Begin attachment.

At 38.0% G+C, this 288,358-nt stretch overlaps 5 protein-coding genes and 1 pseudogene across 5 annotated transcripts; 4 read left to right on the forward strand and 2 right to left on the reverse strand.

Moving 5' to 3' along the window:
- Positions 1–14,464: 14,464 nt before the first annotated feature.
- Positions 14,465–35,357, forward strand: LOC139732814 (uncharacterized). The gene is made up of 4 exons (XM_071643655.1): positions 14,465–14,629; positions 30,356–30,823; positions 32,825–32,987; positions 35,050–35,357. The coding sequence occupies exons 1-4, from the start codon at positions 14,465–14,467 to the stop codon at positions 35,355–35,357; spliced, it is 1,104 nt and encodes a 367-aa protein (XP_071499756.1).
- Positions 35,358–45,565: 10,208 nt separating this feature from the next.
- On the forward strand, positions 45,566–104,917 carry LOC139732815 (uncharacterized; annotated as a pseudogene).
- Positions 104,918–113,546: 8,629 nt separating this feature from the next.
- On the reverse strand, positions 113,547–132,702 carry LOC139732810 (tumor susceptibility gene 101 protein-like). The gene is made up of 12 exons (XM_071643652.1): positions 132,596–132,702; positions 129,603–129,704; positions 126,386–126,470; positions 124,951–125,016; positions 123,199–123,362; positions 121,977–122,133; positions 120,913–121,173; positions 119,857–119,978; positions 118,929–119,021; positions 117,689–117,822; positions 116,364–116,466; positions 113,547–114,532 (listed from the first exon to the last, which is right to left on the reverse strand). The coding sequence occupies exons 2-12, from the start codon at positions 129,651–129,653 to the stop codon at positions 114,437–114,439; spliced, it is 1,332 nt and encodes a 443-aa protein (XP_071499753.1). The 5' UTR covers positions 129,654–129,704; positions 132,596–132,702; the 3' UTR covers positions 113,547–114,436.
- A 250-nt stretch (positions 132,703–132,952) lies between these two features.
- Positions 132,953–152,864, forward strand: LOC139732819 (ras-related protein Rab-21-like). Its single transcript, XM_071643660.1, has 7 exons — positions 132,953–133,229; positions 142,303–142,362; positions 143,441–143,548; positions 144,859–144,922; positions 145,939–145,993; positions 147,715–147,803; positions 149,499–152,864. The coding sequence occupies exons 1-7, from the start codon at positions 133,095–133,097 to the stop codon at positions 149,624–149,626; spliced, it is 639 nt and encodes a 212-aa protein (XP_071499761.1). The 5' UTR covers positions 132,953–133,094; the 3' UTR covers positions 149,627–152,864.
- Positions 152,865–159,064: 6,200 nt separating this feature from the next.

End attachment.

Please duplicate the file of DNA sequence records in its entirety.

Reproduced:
At 38.0% G+C, this 288,358-nt stretch overlaps 5 protein-coding genes and 1 pseudogene across 5 annotated transcripts; 4 read left to right on the forward strand and 2 right to left on the reverse strand.

Moving 5' to 3' along the window:
- Positions 1–14,464: 14,464 nt before the first annotated feature.
- Positions 14,465–35,357, forward strand: LOC139732814 (uncharacterized). The gene is made up of 4 exons (XM_071643655.1): positions 14,465–14,629; positions 30,356–30,823; positions 32,825–32,987; positions 35,050–35,357. The coding sequence occupies exons 1-4, from the start codon at positions 14,465–14,467 to the stop codon at positions 35,355–35,357; spliced, it is 1,104 nt and encodes a 367-aa protein (XP_071499756.1).
- Positions 35,358–45,565: 10,208 nt separating this feature from the next.
- On the forward strand, positions 45,566–104,917 carry LOC139732815 (uncharacterized; annotated as a pseudogene).
- Positions 104,918–113,546: 8,629 nt separating this feature from the next.
- On the reverse strand, positions 113,547–132,702 carry LOC139732810 (tumor susceptibility gene 101 protein-like). The gene is made up of 12 exons (XM_071643652.1): positions 132,596–132,702; positions 129,603–129,704; positions 126,386–126,470; positions 124,951–125,016; positions 123,199–123,362; positions 121,977–122,133; positions 120,913–121,173; positions 119,857–119,978; positions 118,929–119,021; positions 117,689–117,822; positions 116,364–116,466; positions 113,547–114,532 (listed from the first exon to the last, which is right to left on the reverse strand). The coding sequence occupies exons 2-12, from the start codon at positions 129,651–129,653 to the stop codon at positions 114,437–114,439; spliced, it is 1,332 nt and encodes a 443-aa protein (XP_071499753.1). The 5' UTR covers positions 129,654–129,704; positions 132,596–132,702; the 3' UTR covers positions 113,547–114,436.
- A 250-nt stretch (positions 132,703–132,952) lies between these two features.
- Positions 132,953–152,864, forward strand: LOC139732819 (ras-related protein Rab-21-like). Its single transcript, XM_071643660.1, has 7 exons — positions 132,953–133,229; positions 142,303–142,362; positions 143,441–143,548; positions 144,859–144,922; positions 145,939–145,993; positions 147,715–147,803; positions 149,499–152,864. The coding sequence occupies exons 1-7, from the start codon at positions 133,095–133,097 to the stop codon at positions 149,624–149,626; spliced, it is 639 nt and encodes a 212-aa protein (XP_071499761.1). The 5' UTR covers positions 132,953–133,094; the 3' UTR covers positions 149,627–152,864.
- Positions 152,865–159,064: 6,200 nt separating this feature from the next.